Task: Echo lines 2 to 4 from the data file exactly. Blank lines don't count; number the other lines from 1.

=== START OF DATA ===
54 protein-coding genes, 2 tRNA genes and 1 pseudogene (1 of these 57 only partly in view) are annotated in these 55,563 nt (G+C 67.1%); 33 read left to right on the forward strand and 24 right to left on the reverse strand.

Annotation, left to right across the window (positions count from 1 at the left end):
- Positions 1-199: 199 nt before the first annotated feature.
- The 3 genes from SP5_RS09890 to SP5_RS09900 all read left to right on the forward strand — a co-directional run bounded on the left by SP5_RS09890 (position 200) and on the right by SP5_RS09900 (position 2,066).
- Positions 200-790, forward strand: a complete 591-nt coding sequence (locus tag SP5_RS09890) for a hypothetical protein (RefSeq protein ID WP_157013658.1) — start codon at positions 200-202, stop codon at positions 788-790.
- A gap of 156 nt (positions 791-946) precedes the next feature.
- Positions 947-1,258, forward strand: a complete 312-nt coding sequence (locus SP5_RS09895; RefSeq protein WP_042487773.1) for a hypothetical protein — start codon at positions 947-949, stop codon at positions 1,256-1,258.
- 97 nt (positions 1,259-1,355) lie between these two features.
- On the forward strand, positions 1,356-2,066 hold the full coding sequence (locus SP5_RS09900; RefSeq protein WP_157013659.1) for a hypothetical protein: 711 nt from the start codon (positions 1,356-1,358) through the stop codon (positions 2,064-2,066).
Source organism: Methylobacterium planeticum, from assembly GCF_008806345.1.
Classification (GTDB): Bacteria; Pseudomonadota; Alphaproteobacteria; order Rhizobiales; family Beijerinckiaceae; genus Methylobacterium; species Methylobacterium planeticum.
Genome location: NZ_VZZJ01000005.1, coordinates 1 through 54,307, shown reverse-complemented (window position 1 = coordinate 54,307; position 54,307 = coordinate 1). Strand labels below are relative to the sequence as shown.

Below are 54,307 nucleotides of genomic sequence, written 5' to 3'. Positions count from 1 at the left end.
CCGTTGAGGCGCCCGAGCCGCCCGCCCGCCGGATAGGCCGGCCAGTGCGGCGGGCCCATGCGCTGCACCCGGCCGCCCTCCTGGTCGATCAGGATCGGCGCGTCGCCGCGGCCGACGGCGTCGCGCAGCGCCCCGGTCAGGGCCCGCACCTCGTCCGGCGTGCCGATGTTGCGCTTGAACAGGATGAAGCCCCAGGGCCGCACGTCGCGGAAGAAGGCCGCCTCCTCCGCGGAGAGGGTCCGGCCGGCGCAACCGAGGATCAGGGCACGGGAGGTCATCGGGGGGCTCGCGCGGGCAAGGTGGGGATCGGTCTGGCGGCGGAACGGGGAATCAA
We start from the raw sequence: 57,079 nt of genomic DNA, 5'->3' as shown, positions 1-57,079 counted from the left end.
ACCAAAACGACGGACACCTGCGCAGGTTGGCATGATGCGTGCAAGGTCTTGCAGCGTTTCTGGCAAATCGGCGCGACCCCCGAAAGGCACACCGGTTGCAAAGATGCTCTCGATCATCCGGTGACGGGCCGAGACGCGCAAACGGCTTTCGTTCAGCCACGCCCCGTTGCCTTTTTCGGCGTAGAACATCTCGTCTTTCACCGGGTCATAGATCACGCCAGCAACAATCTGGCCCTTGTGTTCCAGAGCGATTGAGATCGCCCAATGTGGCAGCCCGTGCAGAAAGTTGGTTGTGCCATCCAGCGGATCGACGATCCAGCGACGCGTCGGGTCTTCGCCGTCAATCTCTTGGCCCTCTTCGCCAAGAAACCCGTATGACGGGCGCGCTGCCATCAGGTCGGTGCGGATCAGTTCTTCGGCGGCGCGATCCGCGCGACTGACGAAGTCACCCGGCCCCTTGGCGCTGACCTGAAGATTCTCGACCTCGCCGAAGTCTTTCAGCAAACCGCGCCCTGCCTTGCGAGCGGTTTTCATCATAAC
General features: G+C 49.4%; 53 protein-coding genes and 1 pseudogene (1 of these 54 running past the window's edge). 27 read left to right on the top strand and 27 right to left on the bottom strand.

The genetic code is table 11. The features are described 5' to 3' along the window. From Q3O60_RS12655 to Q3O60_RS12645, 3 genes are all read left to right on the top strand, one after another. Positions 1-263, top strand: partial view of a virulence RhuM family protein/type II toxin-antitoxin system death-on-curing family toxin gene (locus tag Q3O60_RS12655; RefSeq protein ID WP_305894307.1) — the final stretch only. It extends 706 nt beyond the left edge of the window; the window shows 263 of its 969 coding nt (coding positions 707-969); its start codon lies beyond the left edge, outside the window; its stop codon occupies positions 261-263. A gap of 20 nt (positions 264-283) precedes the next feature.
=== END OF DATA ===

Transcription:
Annotation, left to right across the window (positions count from 1 at the left end):
- Positions 1-199: 199 nt before the first annotated feature.
- The 3 genes from SP5_RS09890 to SP5_RS09900 all read left to right on the forward strand — a co-directional run bounded on the left by SP5_RS09890 (position 200) and on the right by SP5_RS09900 (position 2,066).